Sometime ago one of our young people told me that he was a Fifth Amendment Christian and that this bothered him immensely. He didn’t use this particular phrase, but he did say that like many union officials recently, he refused to testify because this testimony would be embarrassing to him. This same young man continued to tell me that this reluctance to witness troubled him because it conflicted with a deep conviction that he should be both able and willing to give a definite witness of the fact that he was a Christian.
He also stated that although he felt compelled to be of some witness for Christ and His Kingdom, he could not picture himself standing on the corner singing and preaching little sermons to passersby. For this I can hardly blame him. I am convinced that standing on the corner and conducting street meetings is neither the most sincere form of witnessing nor the most effective tool God has given us for telling others of His influence in our own lives. It seems to me that the witness of a Christian conduct is a far more convincing (and often a thousand fold more difficult.) Just as Christ’s conduct is a guide and witness to each of us, so in a lesser degree, but yet very certainly, each of us can be a powerful witness to those who observe us.
As an example of just how much more powerful is the witnessing of a Christian conduct compared to mere verbal testimony, project yourself for a moment into the following situation: you are a farmer in a rural community and are informed that one of your neighboring farmers has suddenly been incapacitated due to illness and that his crops consequently are about to rot in the fields. Which course of action would prove the more effective witness, to visit the ill neighbor and with much wringing of hands urge him to pray for grace to accept this setback, or would it be a better witness to spend some time harvesting his crop or if this were not feasible, to ask others to help you with the harvesting of the ill neighbor’s crops?
Just one more example, isn’t it easier to gather with t few friends to sing a few hymns on the corner than to stir out of a cozy, comfortable chair on a blustery winter evening to help a neighbor push his car out of a snow drift? There is no question but both of these are witnessing, and we should never fail to take advantage of an opportunity to give fitting verbal witness, but the simple act of lending a hand to a neighbor in a predicament is doing “good unto all men” and is often of greater impact than much preaching and singing on the corner.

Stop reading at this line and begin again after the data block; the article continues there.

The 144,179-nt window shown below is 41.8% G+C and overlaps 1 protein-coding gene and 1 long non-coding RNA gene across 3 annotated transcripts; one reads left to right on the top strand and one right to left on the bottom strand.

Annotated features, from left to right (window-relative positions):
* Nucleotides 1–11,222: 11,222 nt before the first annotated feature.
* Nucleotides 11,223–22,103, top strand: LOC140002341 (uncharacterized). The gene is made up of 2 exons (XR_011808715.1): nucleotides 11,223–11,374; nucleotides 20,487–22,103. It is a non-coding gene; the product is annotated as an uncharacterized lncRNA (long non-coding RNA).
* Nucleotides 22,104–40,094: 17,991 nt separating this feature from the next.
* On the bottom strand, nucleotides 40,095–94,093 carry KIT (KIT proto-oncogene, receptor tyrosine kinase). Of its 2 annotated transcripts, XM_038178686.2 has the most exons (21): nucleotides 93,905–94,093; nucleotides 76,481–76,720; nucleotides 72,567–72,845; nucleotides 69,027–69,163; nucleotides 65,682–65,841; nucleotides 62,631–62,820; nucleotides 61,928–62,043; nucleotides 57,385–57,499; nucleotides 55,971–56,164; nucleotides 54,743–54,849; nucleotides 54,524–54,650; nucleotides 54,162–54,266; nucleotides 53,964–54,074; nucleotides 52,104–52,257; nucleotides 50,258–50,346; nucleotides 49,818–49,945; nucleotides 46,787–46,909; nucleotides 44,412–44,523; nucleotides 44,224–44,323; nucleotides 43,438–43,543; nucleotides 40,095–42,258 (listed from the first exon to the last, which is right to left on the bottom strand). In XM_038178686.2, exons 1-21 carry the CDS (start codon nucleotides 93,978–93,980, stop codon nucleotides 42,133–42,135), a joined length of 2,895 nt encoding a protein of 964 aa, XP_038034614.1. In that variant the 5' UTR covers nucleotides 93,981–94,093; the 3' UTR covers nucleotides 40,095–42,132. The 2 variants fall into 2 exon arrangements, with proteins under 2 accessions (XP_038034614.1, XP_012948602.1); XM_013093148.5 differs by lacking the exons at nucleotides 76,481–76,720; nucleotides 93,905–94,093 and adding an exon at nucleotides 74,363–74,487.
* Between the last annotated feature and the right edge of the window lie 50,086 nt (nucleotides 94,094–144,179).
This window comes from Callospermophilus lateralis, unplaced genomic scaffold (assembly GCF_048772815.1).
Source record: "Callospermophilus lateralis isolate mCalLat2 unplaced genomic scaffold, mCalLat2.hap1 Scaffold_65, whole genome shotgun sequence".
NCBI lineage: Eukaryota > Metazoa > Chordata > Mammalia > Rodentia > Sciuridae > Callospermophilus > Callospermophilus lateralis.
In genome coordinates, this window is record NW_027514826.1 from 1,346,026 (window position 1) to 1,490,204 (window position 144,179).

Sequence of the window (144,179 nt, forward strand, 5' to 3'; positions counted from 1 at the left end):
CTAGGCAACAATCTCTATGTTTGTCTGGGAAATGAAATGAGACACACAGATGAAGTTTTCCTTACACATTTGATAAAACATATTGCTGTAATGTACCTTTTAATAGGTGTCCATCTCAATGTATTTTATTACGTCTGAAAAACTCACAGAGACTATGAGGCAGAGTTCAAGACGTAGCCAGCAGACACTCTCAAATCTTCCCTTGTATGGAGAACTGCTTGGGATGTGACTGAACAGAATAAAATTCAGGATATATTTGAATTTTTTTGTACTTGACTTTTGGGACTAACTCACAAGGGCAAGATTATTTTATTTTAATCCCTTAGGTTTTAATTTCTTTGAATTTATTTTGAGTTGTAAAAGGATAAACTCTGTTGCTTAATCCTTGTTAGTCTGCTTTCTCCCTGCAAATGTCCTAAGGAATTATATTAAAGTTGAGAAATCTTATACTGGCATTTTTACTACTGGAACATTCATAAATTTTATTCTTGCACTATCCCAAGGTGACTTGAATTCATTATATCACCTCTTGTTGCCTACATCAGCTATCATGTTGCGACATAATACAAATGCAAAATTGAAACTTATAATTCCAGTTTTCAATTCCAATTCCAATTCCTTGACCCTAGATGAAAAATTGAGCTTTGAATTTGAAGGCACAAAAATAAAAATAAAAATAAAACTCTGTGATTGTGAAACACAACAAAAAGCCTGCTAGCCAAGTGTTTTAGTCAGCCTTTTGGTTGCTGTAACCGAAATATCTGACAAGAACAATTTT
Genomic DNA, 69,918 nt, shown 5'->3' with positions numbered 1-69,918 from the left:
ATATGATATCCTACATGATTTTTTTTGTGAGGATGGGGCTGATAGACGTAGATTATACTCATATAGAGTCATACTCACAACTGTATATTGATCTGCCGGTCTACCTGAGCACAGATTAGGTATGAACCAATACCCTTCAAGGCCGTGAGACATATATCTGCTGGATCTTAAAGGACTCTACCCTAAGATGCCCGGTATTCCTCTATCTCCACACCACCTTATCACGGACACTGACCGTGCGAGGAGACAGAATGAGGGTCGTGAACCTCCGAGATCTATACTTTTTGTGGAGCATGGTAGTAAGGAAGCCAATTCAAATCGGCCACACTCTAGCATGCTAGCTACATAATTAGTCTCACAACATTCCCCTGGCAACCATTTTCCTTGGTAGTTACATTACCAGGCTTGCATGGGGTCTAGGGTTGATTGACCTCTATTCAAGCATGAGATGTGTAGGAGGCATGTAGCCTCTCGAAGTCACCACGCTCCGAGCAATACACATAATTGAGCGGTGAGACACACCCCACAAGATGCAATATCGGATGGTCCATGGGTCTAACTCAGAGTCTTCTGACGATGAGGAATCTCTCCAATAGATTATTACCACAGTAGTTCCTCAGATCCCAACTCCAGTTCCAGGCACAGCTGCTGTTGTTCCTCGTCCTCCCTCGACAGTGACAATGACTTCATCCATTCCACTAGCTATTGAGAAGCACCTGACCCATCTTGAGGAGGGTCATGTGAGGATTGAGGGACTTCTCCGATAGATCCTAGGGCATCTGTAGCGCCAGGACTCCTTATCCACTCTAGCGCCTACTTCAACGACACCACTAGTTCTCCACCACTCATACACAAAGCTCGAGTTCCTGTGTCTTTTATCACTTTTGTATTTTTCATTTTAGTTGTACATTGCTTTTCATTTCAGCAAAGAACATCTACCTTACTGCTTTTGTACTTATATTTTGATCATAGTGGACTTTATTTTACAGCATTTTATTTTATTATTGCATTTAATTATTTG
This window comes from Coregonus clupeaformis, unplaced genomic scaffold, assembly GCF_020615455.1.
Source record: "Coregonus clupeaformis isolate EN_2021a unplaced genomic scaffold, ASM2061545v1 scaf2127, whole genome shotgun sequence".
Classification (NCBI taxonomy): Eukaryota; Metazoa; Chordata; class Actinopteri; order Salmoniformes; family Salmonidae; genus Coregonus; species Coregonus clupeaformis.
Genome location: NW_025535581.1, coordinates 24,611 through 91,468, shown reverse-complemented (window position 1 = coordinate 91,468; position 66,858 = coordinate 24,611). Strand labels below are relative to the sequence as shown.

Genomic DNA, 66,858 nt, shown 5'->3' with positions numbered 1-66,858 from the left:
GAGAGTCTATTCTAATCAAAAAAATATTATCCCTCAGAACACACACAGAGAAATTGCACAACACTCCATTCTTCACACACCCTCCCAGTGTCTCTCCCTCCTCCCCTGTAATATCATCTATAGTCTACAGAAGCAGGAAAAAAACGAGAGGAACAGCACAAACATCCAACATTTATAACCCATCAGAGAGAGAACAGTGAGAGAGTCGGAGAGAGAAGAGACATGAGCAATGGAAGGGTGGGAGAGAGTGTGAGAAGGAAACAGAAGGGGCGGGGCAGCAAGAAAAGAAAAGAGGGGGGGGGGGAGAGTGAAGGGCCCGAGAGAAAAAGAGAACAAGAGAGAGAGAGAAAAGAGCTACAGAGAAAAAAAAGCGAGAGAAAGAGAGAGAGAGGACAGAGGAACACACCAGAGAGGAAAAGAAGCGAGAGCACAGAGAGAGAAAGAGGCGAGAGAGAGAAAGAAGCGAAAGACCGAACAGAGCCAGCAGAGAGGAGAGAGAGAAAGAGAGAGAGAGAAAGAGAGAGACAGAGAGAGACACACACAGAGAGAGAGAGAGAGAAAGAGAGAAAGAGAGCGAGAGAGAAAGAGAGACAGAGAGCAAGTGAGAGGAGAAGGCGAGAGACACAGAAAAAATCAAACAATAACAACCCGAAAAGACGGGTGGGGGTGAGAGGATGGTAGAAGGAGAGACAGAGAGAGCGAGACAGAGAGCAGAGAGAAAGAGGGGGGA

This concept is nothing new. The Samaritan who befriended the robbed stranger in Christ’s parable is cited as an example which we would do well to follow, while the Pharisees who make a public spectacle of their “witnessing” (long prayers, long robes, long faces) were pointed out as despicable examples of the sort of conduct we should emulate.
This does not mean that everyone who feels constrained to witness on the street is insincere and therefore a hypocrite, but it does give an indication of the greater value Christ placed on Christian conduct even above that of public street preaching and praying. Notice also how frequently we read phrases like “by their fruits ye shall know them” not “by singing” or “by their speech”.
This witnessing by our conduct continues every day of our lives whether we are aware of it or not, for almost everything we do is observed by others and our actions are either a positive or negative witness for or against the Christian community. As Christian young people, there are many areas of conduct each day that could serve as positive witnessing, but due to their frequency are often overlooked.
For example: a few minutes after the young people’s society has adjourned, a car speeds out of the church driveway spewing gravel in all directions. It reaches the street and with the squeal of tortured tires and the thunder of twin exhaust pipes it races away into the night. A fine Christian witness! The neighbors in the area must certainly be impressed with the high standards of Christian behavior taught in this church! In the same vein, what kind of witness are we when we cheat during an exam in school? Or engage in petty (and sometimes not so petty) vandalism in youthful exuberance after a victorious basketball game?
Okay, so you want to be a witness. That’s fine and an indication of a healthy Christian attitude, but let’s not lose sight of the trees for the forest. Only when our behavior is itself a witness will any other witnessing become meaningful.
Originally Published in:
Vol. 19 No. 8 December 1959